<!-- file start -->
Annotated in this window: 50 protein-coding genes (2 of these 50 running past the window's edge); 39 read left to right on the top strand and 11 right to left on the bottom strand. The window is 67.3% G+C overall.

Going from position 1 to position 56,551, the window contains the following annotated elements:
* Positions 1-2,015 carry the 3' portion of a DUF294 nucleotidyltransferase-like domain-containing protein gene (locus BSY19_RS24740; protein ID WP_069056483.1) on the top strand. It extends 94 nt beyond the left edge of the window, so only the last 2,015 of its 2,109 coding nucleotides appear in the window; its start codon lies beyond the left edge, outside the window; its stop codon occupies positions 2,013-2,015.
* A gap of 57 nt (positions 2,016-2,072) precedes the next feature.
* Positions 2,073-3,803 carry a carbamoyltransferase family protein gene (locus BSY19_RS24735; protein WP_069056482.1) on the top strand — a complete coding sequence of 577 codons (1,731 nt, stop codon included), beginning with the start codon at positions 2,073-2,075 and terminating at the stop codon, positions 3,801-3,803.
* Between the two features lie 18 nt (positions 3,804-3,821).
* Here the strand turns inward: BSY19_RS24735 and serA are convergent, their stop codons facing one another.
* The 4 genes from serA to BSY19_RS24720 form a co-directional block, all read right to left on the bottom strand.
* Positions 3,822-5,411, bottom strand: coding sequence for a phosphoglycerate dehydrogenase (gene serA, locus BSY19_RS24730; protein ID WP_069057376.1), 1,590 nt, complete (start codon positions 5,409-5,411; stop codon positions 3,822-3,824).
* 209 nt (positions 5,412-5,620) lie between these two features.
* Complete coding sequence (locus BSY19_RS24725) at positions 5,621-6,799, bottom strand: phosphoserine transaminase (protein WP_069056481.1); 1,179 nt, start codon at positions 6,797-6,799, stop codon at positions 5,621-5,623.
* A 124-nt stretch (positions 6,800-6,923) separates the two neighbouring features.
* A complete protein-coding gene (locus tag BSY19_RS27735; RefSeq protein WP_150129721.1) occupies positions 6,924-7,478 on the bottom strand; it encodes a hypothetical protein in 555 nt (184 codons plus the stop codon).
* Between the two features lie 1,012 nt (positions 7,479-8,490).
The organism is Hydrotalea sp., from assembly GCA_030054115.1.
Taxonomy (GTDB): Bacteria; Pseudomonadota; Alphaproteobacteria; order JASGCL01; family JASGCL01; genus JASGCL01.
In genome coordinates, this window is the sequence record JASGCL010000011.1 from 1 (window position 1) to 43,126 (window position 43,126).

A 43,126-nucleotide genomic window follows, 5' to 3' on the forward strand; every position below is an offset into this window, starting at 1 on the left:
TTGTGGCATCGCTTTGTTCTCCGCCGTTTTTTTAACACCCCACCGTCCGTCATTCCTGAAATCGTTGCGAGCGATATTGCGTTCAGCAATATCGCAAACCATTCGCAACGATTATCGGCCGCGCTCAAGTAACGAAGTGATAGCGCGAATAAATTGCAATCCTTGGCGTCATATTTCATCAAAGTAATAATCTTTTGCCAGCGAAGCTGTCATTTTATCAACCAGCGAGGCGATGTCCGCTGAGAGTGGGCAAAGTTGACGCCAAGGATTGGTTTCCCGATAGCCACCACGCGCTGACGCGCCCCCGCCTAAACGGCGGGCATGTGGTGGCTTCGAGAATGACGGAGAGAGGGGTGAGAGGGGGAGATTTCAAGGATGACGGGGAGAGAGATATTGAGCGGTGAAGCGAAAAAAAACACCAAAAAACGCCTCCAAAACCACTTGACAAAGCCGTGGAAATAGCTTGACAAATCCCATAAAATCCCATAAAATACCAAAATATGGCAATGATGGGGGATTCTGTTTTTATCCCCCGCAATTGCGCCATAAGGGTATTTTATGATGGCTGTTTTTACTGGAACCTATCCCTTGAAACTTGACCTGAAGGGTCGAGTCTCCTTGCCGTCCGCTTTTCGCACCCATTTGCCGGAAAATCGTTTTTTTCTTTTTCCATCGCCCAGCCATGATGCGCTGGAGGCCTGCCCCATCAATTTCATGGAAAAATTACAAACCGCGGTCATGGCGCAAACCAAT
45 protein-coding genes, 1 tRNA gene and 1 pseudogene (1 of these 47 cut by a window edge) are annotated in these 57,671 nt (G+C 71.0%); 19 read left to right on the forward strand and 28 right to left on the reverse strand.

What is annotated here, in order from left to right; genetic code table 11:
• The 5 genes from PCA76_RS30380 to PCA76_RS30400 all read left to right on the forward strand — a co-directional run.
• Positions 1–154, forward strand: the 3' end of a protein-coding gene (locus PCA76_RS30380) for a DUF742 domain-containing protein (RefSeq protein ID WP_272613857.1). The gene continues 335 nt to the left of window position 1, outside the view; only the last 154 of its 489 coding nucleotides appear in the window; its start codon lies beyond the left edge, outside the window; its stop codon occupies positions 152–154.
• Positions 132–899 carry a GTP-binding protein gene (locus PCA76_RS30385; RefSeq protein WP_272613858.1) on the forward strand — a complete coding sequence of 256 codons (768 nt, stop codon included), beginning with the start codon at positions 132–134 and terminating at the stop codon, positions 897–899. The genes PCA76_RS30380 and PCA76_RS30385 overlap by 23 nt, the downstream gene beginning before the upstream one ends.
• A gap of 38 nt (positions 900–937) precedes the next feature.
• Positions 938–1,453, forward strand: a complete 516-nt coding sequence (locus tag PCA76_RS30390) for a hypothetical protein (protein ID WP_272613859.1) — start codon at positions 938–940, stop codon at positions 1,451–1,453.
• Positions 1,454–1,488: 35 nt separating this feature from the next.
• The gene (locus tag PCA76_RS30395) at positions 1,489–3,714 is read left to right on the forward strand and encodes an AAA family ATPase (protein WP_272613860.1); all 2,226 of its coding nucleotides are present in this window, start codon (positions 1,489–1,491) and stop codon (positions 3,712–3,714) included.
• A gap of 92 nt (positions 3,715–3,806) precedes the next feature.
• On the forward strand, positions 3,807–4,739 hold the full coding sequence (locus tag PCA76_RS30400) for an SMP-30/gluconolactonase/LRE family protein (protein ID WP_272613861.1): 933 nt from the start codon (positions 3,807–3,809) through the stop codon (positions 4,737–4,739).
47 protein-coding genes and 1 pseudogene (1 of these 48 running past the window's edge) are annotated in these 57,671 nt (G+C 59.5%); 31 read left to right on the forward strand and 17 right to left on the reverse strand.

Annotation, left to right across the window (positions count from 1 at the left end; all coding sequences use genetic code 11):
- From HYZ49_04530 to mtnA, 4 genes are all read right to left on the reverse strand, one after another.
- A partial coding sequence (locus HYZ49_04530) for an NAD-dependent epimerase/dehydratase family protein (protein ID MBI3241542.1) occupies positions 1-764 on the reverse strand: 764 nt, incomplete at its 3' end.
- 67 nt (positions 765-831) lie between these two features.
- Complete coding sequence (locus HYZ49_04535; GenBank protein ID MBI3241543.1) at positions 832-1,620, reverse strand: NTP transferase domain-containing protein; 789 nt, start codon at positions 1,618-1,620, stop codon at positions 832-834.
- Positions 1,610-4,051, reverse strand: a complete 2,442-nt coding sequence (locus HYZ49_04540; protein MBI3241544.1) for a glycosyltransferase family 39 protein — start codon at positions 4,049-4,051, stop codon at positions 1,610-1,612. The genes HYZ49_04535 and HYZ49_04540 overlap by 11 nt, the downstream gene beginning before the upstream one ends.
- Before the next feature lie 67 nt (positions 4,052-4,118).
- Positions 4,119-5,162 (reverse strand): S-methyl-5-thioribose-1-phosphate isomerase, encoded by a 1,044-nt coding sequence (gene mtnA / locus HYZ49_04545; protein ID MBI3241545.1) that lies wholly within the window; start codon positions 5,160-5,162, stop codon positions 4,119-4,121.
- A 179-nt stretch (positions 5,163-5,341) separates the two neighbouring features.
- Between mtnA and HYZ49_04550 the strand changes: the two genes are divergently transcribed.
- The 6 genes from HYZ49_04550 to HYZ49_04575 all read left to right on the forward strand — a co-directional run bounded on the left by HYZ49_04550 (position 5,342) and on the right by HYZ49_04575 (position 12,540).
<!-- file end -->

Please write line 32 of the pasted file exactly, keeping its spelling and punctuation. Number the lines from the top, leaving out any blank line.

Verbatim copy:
Annotation, left to right across the window (positions count from 1 at the left end; all coding sequences use genetic code 11):